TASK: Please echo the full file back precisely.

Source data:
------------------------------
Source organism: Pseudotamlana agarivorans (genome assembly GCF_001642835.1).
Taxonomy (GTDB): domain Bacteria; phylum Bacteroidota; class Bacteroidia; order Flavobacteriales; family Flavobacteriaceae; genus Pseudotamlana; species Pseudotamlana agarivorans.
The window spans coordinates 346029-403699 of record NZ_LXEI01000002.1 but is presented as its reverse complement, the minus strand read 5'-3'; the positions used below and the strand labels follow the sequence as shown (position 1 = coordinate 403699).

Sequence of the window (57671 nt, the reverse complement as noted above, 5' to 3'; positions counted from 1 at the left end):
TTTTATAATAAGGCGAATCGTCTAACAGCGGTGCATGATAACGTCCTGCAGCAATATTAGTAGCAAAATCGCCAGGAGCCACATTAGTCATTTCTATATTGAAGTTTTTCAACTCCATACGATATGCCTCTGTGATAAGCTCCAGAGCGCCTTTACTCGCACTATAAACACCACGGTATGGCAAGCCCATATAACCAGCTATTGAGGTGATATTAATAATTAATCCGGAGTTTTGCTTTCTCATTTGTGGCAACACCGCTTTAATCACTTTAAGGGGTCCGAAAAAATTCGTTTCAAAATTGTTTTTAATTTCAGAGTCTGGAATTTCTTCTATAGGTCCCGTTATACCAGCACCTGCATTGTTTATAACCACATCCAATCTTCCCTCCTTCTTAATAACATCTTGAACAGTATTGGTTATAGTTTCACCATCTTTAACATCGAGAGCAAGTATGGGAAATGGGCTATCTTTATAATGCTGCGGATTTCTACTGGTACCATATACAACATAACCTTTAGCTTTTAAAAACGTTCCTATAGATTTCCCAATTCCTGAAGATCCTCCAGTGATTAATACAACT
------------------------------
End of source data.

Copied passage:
Source organism: Pseudotamlana agarivorans (genome assembly GCF_001642835.1).
Taxonomy (GTDB): domain Bacteria; phylum Bacteroidota; class Bacteroidia; order Flavobacteriales; family Flavobacteriaceae; genus Pseudotamlana; species Pseudotamlana agarivorans.
The window spans coordinates 346029-403699 of record NZ_LXEI01000002.1 but is presented as its reverse complement, the minus strand read 5'-3'; the positions used below and the strand labels follow the sequence as shown (position 1 = coordinate 403699).

Sequence of the window (57671 nt, the reverse complement as noted above, 5' to 3'; positions counted from 1 at the left end):
TTTTATAATAAGGCGAATCGTCTAACAGCGGTGCATGATAACGTCCTGCAGCAATATTAGTAGCAAAATCGCCAGGAGCCACATTAGTCATTTCTATATTGAAGTTTTTCAACTCCATACGATATGCCTCTGTGATAAGCTCCAGAGCGCCTTTACTCGCACTATAAACACCACGGTATGGCAAGCCCATATAACCAGCTATTGAGGTGATATTAATAATTAATCCGGAGTTTTGCTTTCTCATTTGTGGCAACACCGCTTTAATCACTTTAAGGGGTCCGAAAAAATTCGTTTCAAAATTGTTTTTAATTTCAGAGTCTGGAATTTCTTCTATAGGTCCCGTTATACCAGCACCTGCATTGTTTATAACCACATCCAATCTTCCCTCCTTCTTAATAACATCTTGAACAGTATTGGTTATAGTTTCACCATCTTTAACATCGAGAGCAAGTATGGGAAATGGGCTATCTTTATAATGCTGCGGATTTCTACTGGTACCATATACAACATAACCTTTAGCTTTTAAAAACGTTCCTATAGATTTCCCAATTCCTGAAGATCCTCCAGTGATTAATACAACT